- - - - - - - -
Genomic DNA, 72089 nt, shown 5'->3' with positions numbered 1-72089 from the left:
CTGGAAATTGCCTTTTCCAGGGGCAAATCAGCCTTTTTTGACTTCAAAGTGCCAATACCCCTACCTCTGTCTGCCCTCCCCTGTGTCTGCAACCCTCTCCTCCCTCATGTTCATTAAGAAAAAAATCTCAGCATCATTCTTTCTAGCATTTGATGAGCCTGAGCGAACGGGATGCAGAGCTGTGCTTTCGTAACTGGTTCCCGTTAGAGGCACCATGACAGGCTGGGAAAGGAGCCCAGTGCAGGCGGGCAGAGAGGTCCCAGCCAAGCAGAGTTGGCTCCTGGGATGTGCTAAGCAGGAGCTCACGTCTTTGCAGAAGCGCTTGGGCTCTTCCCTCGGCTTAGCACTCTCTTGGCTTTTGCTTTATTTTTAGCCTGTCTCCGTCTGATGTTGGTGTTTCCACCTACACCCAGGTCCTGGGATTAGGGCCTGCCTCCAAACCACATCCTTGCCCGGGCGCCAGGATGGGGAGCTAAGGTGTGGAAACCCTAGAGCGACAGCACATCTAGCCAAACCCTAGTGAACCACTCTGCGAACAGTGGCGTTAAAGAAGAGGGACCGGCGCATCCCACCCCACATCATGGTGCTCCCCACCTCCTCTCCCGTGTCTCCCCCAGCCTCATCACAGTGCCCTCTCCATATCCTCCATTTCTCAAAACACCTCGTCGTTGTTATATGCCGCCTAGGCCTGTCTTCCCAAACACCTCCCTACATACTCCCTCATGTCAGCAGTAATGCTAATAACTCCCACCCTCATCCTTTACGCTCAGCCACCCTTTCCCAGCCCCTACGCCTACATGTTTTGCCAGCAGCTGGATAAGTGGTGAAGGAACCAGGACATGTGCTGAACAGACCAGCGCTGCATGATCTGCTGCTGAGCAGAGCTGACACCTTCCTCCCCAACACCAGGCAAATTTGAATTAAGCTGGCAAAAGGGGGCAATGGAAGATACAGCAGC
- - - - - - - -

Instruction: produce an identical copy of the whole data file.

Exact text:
Genomic DNA, 72089 nt, shown 5'->3' with positions numbered 1-72089 from the left:
CTGGAAATTGCCTTTTCCAGGGGCAAATCAGCCTTTTTTGACTTCAAAGTGCCAATACCCCTACCTCTGTCTGCCCTCCCCTGTGTCTGCAACCCTCTCCTCCCTCATGTTCATTAAGAAAAAAATCTCAGCATCATTCTTTCTAGCATTTGATGAGCCTGAGCGAACGGGATGCAGAGCTGTGCTTTCGTAACTGGTTCCCGTTAGAGGCACCATGACAGGCTGGGAAAGGAGCCCAGTGCAGGCGGGCAGAGAGGTCCCAGCCAAGCAGAGTTGGCTCCTGGGATGTGCTAAGCAGGAGCTCACGTCTTTGCAGAAGCGCTTGGGCTCTTCCCTCGGCTTAGCACTCTCTTGGCTTTTGCTTTATTTTTAGCCTGTCTCCGTCTGATGTTGGTGTTTCCACCTACACCCAGGTCCTGGGATTAGGGCCTGCCTCCAAACCACATCCTTGCCCGGGCGCCAGGATGGGGAGCTAAGGTGTGGAAACCCTAGAGCGACAGCACATCTAGCCAAACCCTAGTGAACCACTCTGCGAACAGTGGCGTTAAAGAAGAGGGACCGGCGCATCCCACCCCACATCATGGTGCTCCCCACCTCCTCTCCCGTGTCTCCCCCAGCCTCATCACAGTGCCCTCTCCATATCCTCCATTTCTCAAAACACCTCGTCGTTGTTATATGCCGCCTAGGCCTGTCTTCCCAAACACCTCCCTACATACTCCCTCATGTCAGCAGTAATGCTAATAACTCCCACCCTCATCCTTTACGCTCAGCCACCCTTTCCCAGCCCCTACGCCTACATGTTTTGCCAGCAGCTGGATAAGTGGTGAAGGAACCAGGACATGTGCTGAACAGACCAGCGCTGCATGATCTGCTGCTGAGCAGAGCTGACACCTTCCTCCCCAACACCAGGCAAATTTGAATTAAGCTGGCAAAAGGGGGCAATGGAAGATACAGCAGC